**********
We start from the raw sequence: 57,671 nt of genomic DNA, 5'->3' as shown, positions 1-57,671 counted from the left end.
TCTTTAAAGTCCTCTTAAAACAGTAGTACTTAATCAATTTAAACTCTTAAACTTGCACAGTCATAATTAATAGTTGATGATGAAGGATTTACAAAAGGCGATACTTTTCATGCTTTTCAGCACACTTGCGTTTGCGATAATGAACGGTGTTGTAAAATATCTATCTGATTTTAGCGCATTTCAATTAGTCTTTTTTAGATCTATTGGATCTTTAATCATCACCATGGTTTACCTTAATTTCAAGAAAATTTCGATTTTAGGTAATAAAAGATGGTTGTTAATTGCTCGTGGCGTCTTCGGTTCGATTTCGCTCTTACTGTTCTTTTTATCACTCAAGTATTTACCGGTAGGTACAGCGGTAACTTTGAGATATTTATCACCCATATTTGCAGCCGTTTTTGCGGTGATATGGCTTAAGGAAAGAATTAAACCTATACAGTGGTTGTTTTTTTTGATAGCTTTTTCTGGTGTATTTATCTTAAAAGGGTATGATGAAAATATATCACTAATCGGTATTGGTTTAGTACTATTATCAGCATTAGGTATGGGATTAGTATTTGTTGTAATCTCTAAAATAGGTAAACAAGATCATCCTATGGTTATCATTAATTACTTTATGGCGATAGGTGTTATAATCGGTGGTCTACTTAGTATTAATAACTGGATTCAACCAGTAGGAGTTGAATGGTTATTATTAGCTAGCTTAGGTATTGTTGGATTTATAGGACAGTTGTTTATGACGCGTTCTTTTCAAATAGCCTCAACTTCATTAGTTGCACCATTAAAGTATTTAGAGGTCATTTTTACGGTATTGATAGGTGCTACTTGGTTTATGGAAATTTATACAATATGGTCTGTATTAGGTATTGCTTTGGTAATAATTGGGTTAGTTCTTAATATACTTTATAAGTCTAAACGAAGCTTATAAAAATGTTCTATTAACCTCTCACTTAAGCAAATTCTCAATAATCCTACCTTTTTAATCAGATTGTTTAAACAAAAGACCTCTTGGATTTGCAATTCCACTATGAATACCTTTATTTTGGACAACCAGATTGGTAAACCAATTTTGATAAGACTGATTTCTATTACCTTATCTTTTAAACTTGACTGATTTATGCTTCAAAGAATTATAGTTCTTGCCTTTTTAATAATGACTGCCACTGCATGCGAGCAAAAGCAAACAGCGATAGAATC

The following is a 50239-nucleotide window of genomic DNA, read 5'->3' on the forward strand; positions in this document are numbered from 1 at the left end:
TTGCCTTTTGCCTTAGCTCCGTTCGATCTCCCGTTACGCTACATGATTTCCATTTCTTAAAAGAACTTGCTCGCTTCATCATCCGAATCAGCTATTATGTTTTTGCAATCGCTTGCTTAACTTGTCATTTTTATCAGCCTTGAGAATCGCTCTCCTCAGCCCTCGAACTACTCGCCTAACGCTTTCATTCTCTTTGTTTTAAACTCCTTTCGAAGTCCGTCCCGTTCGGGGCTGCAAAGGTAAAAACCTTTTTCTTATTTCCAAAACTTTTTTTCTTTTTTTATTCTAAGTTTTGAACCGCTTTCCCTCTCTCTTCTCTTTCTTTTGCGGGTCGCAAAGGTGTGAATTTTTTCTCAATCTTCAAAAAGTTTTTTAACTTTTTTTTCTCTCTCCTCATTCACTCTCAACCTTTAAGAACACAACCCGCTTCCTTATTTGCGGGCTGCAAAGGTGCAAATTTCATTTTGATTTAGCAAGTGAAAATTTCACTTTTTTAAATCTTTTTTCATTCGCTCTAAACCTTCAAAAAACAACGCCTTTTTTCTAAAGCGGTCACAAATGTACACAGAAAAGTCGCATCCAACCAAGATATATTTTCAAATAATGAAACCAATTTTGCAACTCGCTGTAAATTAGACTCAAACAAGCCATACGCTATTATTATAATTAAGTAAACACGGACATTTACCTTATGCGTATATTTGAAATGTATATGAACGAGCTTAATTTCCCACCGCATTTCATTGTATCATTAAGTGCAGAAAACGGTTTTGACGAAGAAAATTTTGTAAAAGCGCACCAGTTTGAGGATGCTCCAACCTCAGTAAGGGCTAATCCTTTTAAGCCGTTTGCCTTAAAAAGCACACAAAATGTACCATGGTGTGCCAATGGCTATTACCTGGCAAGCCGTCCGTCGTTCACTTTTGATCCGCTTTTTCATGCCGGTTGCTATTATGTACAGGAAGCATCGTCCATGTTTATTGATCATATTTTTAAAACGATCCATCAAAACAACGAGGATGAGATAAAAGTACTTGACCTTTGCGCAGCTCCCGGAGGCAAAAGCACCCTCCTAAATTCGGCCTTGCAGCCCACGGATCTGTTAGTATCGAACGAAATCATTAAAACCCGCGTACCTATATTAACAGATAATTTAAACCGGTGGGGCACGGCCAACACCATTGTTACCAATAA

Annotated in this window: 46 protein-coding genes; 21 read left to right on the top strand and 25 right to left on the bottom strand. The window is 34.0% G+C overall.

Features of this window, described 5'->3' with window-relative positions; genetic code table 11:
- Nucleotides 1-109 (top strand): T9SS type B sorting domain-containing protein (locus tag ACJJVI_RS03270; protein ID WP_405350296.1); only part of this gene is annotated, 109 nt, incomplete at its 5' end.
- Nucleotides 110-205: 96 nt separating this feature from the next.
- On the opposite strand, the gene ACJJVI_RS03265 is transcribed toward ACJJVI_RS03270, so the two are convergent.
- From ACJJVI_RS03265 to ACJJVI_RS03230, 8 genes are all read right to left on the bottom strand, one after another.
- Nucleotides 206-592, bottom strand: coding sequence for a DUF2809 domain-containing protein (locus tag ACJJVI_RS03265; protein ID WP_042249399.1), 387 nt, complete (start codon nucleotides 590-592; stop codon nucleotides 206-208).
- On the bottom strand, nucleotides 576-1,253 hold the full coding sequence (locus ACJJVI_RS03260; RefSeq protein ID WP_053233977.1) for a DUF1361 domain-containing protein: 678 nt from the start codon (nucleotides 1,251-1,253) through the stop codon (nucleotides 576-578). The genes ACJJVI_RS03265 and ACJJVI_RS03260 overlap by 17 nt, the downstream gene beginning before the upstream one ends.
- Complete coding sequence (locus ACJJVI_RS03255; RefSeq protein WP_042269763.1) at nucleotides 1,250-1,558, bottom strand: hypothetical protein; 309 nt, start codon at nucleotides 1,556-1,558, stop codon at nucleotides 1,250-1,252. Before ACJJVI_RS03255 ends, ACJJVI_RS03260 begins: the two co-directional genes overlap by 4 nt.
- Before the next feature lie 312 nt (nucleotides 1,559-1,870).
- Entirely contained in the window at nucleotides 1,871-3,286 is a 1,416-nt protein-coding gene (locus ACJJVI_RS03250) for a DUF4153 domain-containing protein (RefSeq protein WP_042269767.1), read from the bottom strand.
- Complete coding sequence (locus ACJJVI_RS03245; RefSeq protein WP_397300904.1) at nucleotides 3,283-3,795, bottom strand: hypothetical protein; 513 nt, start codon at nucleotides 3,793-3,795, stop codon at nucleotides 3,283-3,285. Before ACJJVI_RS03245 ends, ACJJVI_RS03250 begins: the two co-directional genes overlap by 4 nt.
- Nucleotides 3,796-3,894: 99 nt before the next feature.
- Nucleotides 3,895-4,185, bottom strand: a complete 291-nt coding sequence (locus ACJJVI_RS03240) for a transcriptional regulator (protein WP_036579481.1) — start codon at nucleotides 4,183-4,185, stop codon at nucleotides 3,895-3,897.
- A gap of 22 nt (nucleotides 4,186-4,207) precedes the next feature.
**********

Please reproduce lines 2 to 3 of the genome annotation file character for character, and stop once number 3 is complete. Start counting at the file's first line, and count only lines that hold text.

TCTTTAAAGTCCTCTTAAAACAGTAGTACTTAATCAATTTAAACTCTTAAACTTGCACAGTCATAATTAATAGTTGATGATGAAGGATTTACAAAAGGCGATACTTTTCATGCTTTTCAGCACACTTGCGTTTGCGATAATGAACGGTGTTGTAAAATATCTATCTGATTTTAGCGCATTTCAATTAGTCTTTTTTAGATCTATTGGATCTTTAATCATCACCATGGTTTACCTTAATTTCAAGAAAATTTCGATTTTAGGTAATAAAAGATGGTTGTTAATTGCTCGTGGCGTCTTCGGTTCGATTTCGCTCTTACTGTTCTTTTTATCACTCAAGTATTTACCGGTAGGTACAGCGGTAACTTTGAGATATTTATCACCCATATTTGCAGCCGTTTTTGCGGTGATATGGCTTAAGGAAAGAATTAAACCTATACAGTGGTTGTTTTTTTTGATAGCTTTTTCTGGTGTATTTATCTTAAAAGGGTATGATGAAAATATATCACTAATCGGTATTGGTTTAGTACTATTATCAGCATTAGGTATGGGATTAGTATTTGTTGTAATCTCTAAAATAGGTAAACAAGATCATCCTATGGTTATCATTAATTACTTTATGGCGATAGGTGTTATAATCGGTGGTCTACTTAGTATTAATAACTGGATTCAACCAGTAGGAGTTGAATGGTTATTATTAGCTAGCTTAGGTATTGTTGGATTTATAGGACAGTTGTTTATGACGCGTTCTTTTCAAATAGCCTCAACTTCATTAGTTGCACCATTAAAGTATTTAGAGGTCATTTTTACGGTATTGATAGGTGCTACTTGGTTTATGGAAATTTATACAATATGGTCTGTATTAGGTATTGCTTTGGTAATAATTGGGTTAGTTCTTAATATACTTTATAAGTCTAAACGAAGCTTATAAAAATGTTCTATTAACCTCTCACTTAAGCAAATTCTCAATAATCCTACCTTTTTAATCAGATTGTTTAAACAAAAGACCTCTTGGATTTGCAATTCCACTATGAATACCTTTATTTTGGACAACCAGATTGGTAAACCAATTTTGATAAGACTGATTTCTATTACCTTATCTTTTAAACTTGACTGATTTATGCTTCAAAGAATTATAGTTCTTGCCTTTTTAATAATGACTGCCACTGCATGCGAGCAAAAGCAAACAGCGATAGAATC

The following is a 50239-nucleotide window of genomic DNA, read 5'->3' on the forward strand; positions in this document are numbered from 1 at the left end: